Kingikmiut men paddle a boat in Cape Prince of Wales, Alaska, near the Bering Strait, during a whale hunt between 1901 and 1906..

As with whales, each animal is introduced as a creature of its own industry — its desirable coat or fat or meat, a thing made from its labor, part of a web of relationships. A fox, for example, is made of its long days pouncing on lemmings. It also becomes crucial currency for Yupik, Chukchi and Iñupiat trappers, who used pelts to buy flour and other staples to help replace the calories stolen from their seas. As hunting demanded new tools like outboard motors and connections with the outside world increased, Beringians participated more and more in the cash economy; some Iñupiat sold ptarmigan, parkas, wild meat. Some staked mining claims or worked in the mines of others. Some became instrumental activists, securing, for example, land claims in Alaska. But Beringians’ interdependence with each other and with other beings survived. Meanwhile, industrial abstraction meant that many outsiders experienced animals like whales and walruses first as products like oil and buttons, and later, as spiritual avatars with no direct connection to life or sustenance.

As with whales, each animal is introduced as a creature of its own industry — its desirable coat or fat or meat, a thing made from its labor, part of a web of relationships.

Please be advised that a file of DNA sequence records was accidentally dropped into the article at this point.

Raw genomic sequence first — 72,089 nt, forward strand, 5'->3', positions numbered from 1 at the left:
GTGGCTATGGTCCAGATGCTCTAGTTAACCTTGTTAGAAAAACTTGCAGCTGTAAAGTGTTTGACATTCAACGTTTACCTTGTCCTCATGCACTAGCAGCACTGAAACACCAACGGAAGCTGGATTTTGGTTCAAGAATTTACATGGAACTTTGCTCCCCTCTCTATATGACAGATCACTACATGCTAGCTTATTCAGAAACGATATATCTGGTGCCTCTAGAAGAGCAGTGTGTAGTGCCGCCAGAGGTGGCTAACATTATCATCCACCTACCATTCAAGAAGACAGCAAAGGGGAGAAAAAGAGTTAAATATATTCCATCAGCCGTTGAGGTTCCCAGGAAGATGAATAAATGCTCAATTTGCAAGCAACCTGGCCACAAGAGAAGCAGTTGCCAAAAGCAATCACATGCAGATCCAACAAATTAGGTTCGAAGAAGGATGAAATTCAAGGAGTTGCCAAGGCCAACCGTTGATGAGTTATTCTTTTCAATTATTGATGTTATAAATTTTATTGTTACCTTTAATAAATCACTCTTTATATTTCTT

Floating Coast is polyvocal, often centering Indigenous accounts, alongside those of Scandinavian immigrants, Russians, Americans and others. These sometimes conflicting voices fill the pages like bowheads might fill the sea with song. In this, the book is less a melody of single thread than a set of building chords, the many weaving into a complex and unsettling sound that carries forward with surprising momentum in prose spare, lyrical and sharply insightful.

Some reviewers have billed Floating Coast as a eulogy. As Demuth writes, “The inaugural experience of industrial modernity in Beringia was one of profound loss,” and anthropogenic climate change will bring myriad griefs. But this work is also a subtly crafted portrait of resistance — that of Beringia’s people, in their ability to maintain their cultural identities as they adapt, despite persecution, and of Beringia itself.

Even now, Beringia’s land and seascapes, caught in the grip of industrial modernity in some ways, stubbornly refuse to be controlled in others. It remains a wild and wildly changeable place, home to violent storms, difficult terrain and powerful creatures. A place that can so easily kill you demands an interconnected wisdom from its occupants — and from the rest of us as well, if we want a habitable Earth for generations to come. “You live here by not offending the beings that make your life possible,” Demuth writes. “You live here because other lives give themselves to you … a whale or caribou giving itself holds open a future where today’s recipient — the killer — would be called upon to give.”

Sarah Gilman is a Washington-based freelance writer, illustrator and editor. Email High Country News at [email protected] or submit a letter to the editor.